How Uniting Church in Australia implemented a new technology platform and realised a 30% saving in its property insurance programme


“You can have the best risk management processes and controls within your industry, but unless you can articulate that and evidence that to the insurance market, it can be ineffectual.”

These are the words of Uniting Church in Australia (UCA) head of risk and insurance Christian Mathis, who, by his own admission, used to go to the insurance market “with his fingers crossed”.

Fast forward five years and UCA has gone from “worst in class to best in class” when it comes to the quality and scope of risk profiling data, resulting in a 30% saving this year to its property insurance programme.

Key to that transformation has been the implementation of a new risk management information system (RMIS) platform, which has allowed Mathis and his team to change the way it gathers and analyses data for its risk management and risk transfer programmes.

UCA is an umbrella organisation which, in addition to churches, owns and operates child care centres, aged care facilities, schools and hospitals, and runs range of social justice programmes such as foster care services and supervised injection centres.

It’s a complex organisational structure, with each arm of the business having its own unique nuances with regards to risk and insurance.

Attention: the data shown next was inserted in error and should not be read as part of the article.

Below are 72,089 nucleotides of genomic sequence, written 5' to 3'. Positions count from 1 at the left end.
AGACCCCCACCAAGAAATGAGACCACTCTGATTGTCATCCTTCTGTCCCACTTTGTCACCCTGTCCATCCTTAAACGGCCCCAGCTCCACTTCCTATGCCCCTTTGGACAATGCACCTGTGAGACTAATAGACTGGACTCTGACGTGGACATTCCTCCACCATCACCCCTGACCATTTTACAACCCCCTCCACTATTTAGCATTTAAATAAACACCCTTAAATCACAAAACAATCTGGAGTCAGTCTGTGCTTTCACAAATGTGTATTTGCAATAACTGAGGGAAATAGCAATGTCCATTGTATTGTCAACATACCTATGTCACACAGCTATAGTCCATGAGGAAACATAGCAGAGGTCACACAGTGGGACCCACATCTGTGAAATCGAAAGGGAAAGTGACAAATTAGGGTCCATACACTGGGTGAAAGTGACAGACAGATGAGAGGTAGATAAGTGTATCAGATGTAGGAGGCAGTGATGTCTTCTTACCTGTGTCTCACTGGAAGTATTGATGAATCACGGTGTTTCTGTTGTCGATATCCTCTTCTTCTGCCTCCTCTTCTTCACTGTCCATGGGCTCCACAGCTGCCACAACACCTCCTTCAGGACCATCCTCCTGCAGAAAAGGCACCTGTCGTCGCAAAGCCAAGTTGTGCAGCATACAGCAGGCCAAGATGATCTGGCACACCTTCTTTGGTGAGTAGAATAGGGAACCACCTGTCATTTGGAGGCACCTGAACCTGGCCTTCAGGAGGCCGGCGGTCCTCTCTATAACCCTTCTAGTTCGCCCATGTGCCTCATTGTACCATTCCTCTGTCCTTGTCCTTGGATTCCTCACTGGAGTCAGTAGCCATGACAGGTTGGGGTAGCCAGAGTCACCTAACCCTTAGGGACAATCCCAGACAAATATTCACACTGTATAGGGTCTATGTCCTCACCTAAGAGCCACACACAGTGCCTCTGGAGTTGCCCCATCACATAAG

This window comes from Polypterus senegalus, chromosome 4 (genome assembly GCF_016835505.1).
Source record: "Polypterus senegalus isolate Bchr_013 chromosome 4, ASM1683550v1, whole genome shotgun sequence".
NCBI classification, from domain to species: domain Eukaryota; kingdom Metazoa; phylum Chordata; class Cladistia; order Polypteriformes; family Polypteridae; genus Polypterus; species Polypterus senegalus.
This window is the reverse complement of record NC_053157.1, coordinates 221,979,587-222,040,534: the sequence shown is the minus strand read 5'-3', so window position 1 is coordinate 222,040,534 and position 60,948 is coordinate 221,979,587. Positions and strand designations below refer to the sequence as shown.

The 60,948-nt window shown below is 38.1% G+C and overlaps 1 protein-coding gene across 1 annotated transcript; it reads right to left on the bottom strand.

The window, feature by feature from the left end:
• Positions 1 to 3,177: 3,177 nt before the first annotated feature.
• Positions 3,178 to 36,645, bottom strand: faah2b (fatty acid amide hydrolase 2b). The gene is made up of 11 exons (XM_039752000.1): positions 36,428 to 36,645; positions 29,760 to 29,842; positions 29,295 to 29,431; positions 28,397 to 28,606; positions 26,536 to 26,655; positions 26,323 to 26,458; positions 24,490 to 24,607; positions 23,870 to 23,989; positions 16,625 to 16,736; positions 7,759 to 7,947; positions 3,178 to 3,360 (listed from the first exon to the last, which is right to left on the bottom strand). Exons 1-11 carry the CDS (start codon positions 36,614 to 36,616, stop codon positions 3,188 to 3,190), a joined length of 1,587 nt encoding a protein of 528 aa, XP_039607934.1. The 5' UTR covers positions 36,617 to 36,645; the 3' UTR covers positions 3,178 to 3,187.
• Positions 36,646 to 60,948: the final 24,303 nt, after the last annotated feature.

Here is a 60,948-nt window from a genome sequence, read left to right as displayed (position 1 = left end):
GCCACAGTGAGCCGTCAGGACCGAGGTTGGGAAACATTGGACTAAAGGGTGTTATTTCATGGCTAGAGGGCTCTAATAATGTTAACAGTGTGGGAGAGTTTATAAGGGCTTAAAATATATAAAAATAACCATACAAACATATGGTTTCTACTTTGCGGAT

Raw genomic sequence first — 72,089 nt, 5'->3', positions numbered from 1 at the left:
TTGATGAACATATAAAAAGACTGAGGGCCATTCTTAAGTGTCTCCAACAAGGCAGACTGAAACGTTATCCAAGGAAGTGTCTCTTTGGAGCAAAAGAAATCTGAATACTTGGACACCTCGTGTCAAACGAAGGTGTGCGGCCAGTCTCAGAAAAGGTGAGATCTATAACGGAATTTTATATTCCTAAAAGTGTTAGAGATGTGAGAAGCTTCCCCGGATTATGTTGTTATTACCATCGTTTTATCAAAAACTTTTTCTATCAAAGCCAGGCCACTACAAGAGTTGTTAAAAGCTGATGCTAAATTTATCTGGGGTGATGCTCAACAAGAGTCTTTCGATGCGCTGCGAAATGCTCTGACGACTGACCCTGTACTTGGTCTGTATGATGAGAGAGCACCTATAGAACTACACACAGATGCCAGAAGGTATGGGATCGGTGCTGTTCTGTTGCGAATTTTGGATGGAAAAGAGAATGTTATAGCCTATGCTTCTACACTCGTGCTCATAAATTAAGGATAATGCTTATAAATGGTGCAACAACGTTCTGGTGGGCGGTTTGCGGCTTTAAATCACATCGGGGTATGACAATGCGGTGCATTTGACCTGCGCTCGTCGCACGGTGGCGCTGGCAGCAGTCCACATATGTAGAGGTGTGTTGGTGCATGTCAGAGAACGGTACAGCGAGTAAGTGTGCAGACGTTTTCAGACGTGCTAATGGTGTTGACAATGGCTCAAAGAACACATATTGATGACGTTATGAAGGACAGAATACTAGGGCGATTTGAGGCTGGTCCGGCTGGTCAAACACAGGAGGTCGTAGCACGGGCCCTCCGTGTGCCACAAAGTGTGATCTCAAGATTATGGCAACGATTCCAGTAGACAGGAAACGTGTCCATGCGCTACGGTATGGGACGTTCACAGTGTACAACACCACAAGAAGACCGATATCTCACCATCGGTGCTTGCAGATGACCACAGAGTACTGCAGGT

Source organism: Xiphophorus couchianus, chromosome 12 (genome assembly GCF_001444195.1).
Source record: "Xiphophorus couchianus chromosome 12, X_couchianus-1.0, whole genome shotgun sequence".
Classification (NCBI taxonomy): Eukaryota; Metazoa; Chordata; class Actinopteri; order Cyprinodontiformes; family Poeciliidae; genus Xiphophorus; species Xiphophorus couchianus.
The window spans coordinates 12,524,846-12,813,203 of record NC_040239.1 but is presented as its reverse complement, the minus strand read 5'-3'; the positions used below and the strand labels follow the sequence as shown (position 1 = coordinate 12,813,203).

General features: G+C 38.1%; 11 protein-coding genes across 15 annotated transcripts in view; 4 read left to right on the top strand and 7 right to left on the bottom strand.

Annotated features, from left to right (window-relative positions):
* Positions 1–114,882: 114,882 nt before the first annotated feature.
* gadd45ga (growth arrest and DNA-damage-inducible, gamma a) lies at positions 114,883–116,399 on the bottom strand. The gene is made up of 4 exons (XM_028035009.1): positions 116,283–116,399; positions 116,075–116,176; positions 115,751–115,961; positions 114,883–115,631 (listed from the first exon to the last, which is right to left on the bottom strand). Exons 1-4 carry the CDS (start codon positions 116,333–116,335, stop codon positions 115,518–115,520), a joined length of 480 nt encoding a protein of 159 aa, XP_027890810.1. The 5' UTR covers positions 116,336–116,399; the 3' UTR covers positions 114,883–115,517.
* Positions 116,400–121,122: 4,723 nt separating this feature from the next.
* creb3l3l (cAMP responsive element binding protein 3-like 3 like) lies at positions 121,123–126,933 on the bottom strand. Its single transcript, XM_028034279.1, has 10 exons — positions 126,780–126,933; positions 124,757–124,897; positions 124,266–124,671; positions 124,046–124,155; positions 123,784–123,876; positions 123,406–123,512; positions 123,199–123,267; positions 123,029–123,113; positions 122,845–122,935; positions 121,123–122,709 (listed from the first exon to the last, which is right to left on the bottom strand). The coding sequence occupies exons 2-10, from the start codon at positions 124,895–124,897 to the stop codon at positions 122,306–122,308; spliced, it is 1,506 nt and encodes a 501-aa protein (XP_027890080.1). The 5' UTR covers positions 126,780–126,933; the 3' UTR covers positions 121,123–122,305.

When Mathis joined UCA in 2010, he says the organisation desperately needed to reposition its risk profile.

“I knew when I first got into the role that for me to reestablish and reengage the insurance market we would have to have good quality information and data. One of my first projects was to think about what information we needed in the medium to long term to not only provide to the insurance market, but also for the sort of reports that I believe our internal boards and stakeholders should have,” he says.

After a tender process UCA opted for an RMIS platform owned by software company Ventiv Technology, that enables a company to centralise and streamline its risk management and insurance data, create reports and automate manual processes.

Prior to implementing the technology, for example, risk data for insurance renewals was gathered by a paper-based questionnaire that was sent out to the various UCA boards and entities for completion. About 30% of the surveys were filled in and returned, Mathis says, with varying levels of buy-in from the different arms of the business.

“When we used to take that information to the insurance market we did it with our fingers crossed,” he says.

Today, tailored questionnaires are distributed electronically to UCA’s 600+ entities, with different questions asked of each part of the organisation. The success rate of the questionnaires is now more than 90%, Mathis says, “and that gives us confidence in what we declare to insurers”.

A Lloyd’s broker by trade, Mathis says he has witnessed first-hand a significant change over the past 10-15 years in how a risk is presented to insurers.

“In my old days at Lloyd’s you could get away with some claims stats, a (placement) slip and a basic risk profile. But underwriters today require not just loss experience but they want evidence of that and they want to challenge it and they want to be able to ask further questions,” he says.